One night during Wimbledon, I walked down Wimbledon Hill Road to have dinner with IMG's Carlos Fleming, the agent to Venus Williams, Cam Newton and Marion Bartoli, among others, encountering along the way some barometer of American tennis seemingly with every step.
On the steepest part of the hill I passed the mercurial Ryan Harrison, who had just lost to Jeremy Chardy earlier in the day. Near the door inside the restaurant, James Blake and John Isner sat with a group at a large table.
Blake was his usual affable and outgoing self, while Isner, easily one of the nicest people on tour, shook hands with me so uncomfortably it resembled the fleeting exchange between Sabine Lisicki and Agnieszka Radwanska after their semifinal. It seemed to require enormous effort, but he did his very best to be polite. One (or possibly all) of the following could have contributed to this frosty encounter:
He simply didn't notice his curtness.
Distant is the natural, appropriate order of things between players and writers. Neither side should ever get too close.
Maybe he was having a bad day, preoccupied with his health. The next day, he would retire 14 minutes into his second-round match with Adrian Mannarino.
Or maybe he knew that earlier in the year I said something along these lines: If John Isner is your favorite player, you may love huge, ridiculous, unstoppable servers, but don't really like tennis. I equated Isner to the likes of Manny Ramirez or Ted Williams, unbelievable hitters who weren't particularly proficient at anything outside the batter's box.
On second thought, I wouldn't have wanted to shake my hand, either. Still, discussion of Isner dominated the first part of dinner.
There is the serve. There is always the serve, a Nolan Ryan-level gift bequeathed from the gods. Fleming told Isner serve stories. I told them too, like the time in Atlanta in 2011 when an Isner second-serve kicker actually bounced over Randy Lu's head.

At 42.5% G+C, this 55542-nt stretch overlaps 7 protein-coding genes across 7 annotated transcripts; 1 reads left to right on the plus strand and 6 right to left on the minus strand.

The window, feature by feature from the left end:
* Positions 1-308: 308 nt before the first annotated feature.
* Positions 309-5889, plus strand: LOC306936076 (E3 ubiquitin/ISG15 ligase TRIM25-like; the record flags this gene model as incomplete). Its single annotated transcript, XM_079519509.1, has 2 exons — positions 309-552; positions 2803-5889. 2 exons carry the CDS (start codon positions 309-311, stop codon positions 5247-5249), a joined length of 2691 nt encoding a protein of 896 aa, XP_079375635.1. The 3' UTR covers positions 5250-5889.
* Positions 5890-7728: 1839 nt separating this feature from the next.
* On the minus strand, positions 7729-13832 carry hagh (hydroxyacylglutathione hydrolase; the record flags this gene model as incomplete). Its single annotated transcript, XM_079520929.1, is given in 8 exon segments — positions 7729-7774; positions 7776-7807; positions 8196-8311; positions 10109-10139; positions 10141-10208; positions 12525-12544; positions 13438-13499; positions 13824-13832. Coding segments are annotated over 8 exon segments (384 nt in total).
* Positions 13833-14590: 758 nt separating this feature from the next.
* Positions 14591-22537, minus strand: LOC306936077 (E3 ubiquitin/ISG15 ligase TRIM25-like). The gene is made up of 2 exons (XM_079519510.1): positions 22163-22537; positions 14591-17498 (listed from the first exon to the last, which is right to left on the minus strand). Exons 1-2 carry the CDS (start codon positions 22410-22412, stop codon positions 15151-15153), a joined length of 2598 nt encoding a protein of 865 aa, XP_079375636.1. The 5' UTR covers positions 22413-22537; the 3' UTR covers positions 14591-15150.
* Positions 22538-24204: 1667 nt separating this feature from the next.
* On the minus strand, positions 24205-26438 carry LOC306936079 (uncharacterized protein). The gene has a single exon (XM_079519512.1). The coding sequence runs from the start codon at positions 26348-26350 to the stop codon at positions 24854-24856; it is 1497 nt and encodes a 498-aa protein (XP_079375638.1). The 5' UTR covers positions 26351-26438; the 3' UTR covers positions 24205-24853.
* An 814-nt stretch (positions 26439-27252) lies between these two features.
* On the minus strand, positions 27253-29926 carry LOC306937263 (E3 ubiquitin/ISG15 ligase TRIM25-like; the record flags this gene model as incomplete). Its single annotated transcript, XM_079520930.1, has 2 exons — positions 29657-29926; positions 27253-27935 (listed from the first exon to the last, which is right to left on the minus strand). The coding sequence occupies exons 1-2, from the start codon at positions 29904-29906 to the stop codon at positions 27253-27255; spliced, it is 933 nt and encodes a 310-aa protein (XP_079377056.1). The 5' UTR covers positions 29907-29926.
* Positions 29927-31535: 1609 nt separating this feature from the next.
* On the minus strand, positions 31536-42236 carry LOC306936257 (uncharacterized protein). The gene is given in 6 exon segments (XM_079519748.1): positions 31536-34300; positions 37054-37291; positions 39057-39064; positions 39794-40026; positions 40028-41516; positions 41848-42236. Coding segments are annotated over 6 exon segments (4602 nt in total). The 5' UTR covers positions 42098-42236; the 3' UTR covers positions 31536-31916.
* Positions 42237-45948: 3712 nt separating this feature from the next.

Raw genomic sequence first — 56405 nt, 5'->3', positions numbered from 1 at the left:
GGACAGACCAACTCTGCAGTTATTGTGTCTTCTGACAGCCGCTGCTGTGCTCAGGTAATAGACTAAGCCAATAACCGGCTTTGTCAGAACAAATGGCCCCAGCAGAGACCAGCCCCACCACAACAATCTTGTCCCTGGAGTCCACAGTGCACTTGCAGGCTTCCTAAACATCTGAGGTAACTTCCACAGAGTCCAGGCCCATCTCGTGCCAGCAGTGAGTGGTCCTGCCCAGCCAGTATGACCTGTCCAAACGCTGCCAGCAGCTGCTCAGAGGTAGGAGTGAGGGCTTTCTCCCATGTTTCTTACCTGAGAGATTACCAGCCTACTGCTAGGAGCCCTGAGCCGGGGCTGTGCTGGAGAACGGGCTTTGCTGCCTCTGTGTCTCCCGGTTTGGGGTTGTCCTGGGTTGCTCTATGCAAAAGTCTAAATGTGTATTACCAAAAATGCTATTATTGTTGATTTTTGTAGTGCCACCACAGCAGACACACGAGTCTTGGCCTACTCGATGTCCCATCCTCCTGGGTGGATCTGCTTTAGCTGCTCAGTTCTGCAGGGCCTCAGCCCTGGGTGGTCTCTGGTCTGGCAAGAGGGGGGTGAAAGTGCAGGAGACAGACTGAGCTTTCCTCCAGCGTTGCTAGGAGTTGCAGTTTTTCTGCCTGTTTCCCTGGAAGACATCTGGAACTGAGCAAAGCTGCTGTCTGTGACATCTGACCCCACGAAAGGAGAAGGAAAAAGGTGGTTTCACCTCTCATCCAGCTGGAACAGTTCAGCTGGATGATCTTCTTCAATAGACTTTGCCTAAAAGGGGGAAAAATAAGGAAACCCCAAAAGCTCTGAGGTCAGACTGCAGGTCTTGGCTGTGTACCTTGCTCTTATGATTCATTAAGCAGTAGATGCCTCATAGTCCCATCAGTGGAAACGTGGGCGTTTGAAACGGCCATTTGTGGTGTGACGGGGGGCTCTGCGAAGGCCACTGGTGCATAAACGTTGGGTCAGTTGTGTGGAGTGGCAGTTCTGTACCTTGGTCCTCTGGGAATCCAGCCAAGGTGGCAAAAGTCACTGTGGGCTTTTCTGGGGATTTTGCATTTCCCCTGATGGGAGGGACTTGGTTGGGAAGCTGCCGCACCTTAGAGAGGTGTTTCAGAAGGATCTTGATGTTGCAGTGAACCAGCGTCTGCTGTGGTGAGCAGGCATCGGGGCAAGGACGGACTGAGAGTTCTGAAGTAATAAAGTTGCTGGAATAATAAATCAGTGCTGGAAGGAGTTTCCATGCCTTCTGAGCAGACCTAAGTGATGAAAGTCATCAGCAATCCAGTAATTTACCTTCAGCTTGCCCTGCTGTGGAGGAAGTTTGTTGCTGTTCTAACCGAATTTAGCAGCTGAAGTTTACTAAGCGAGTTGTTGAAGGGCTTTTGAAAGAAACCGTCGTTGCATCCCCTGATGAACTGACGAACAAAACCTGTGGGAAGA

Then there is the dark side of Isner's game: the inability to return serve that makes his tennis life a perpetual tiebreaker. That weakness keeps him from perhaps being a top-five player and major threat, undermines the greatest weapon in tennis and keeps him vulnerable to early-round washouts to guys (Paul-Henri Mathieu, Alejandro Falla, for example) who have no business beating him.
"You're too hard on him. You're treating him like he's an underachiever, when in fact, he's an overachiever," Fleming told me. "How many guys have gone to school for four years like he did and achieved what he has? I'm telling you, it's really, really tough to be part of American tennis. The guy is a success story. He really is."
The US Open is fast approaching, and for the second time in his career Isner is again the most dangerous player in tennis. He's the best hope for an American to make some noise entering the second week.
Rafael Nadal is hotter, but Nadal is never to be underestimated in the first place, and even Nadal couldn't touch the Isner serve. After the injury at Wimbledon, Isner has returned to the North American hard courts with fury, focus and, of course, that serve.
With the American segment of the game in transition, Isner has had a hot month and transported himself back to where he was 16 months ago, the heir to Andy Roddick, successor to Mardy Fish as a top-10 player, and serious threat to anyone unlucky enough to be on his side of the draw.
Two weeks ago, the final precipitous drop of American tennis had arrived, at least statistically. When Isner dropped to No. 22 in the world, the American men did not have a player inside the top 20 for the first time since the introduction of the ATP computer rankings. Numbers were confirming what the United States Tennis Association had conceded long ago.